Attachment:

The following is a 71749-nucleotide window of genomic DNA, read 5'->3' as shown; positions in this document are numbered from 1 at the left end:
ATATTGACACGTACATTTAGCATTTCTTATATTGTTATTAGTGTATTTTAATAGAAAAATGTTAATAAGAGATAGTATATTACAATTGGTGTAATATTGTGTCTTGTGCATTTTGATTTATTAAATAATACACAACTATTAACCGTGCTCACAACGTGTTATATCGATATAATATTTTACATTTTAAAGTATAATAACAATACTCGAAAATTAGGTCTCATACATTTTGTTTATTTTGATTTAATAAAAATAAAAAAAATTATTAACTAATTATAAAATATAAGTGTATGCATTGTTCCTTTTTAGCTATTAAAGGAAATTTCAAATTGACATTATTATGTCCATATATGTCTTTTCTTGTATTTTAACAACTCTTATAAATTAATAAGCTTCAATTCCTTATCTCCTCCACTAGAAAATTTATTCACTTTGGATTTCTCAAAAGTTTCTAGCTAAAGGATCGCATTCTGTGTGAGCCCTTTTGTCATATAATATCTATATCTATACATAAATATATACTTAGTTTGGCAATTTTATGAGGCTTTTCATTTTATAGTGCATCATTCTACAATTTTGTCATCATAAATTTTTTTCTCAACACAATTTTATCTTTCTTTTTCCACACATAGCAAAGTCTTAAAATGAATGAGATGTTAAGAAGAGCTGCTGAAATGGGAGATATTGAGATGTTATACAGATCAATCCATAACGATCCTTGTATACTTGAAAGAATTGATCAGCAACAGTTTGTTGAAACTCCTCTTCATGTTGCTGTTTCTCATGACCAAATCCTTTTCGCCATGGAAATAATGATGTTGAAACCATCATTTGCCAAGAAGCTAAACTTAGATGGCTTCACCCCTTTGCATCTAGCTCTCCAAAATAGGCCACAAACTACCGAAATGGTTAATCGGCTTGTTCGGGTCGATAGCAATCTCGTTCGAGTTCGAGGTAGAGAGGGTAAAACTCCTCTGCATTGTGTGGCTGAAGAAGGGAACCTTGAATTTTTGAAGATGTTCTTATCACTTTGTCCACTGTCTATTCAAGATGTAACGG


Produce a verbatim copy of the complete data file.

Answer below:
The following is a 71749-nucleotide window of genomic DNA, read 5'->3' as shown; positions in this document are numbered from 1 at the left end:
ATATTGACACGTACATTTAGCATTTCTTATATTGTTATTAGTGTATTTTAATAGAAAAATGTTAATAAGAGATAGTATATTACAATTGGTGTAATATTGTGTCTTGTGCATTTTGATTTATTAAATAATACACAACTATTAACCGTGCTCACAACGTGTTATATCGATATAATATTTTACATTTTAAAGTATAATAACAATACTCGAAAATTAGGTCTCATACATTTTGTTTATTTTGATTTAATAAAAATAAAAAAAATTATTAACTAATTATAAAATATAAGTGTATGCATTGTTCCTTTTTAGCTATTAAAGGAAATTTCAAATTGACATTATTATGTCCATATATGTCTTTTCTTGTATTTTAACAACTCTTATAAATTAATAAGCTTCAATTCCTTATCTCCTCCACTAGAAAATTTATTCACTTTGGATTTCTCAAAAGTTTCTAGCTAAAGGATCGCATTCTGTGTGAGCCCTTTTGTCATATAATATCTATATCTATACATAAATATATACTTAGTTTGGCAATTTTATGAGGCTTTTCATTTTATAGTGCATCATTCTACAATTTTGTCATCATAAATTTTTTTCTCAACACAATTTTATCTTTCTTTTTCCACACATAGCAAAGTCTTAAAATGAATGAGATGTTAAGAAGAGCTGCTGAAATGGGAGATATTGAGATGTTATACAGATCAATCCATAACGATCCTTGTATACTTGAAAGAATTGATCAGCAACAGTTTGTTGAAACTCCTCTTCATGTTGCTGTTTCTCATGACCAAATCCTTTTCGCCATGGAAATAATGATGTTGAAACCATCATTTGCCAAGAAGCTAAACTTAGATGGCTTCACCCCTTTGCATCTAGCTCTCCAAAATAGGCCACAAACTACCGAAATGGTTAATCGGCTTGTTCGGGTCGATAGCAATCTCGTTCGAGTTCGAGGTAGAGAGGGTAAAACTCCTCTGCATTGTGTGGCTGAAGAAGGGAACCTTGAATTTTTGAAGATGTTCTTATCACTTTGTCCACTGTCTATTCAAGATGTAACGG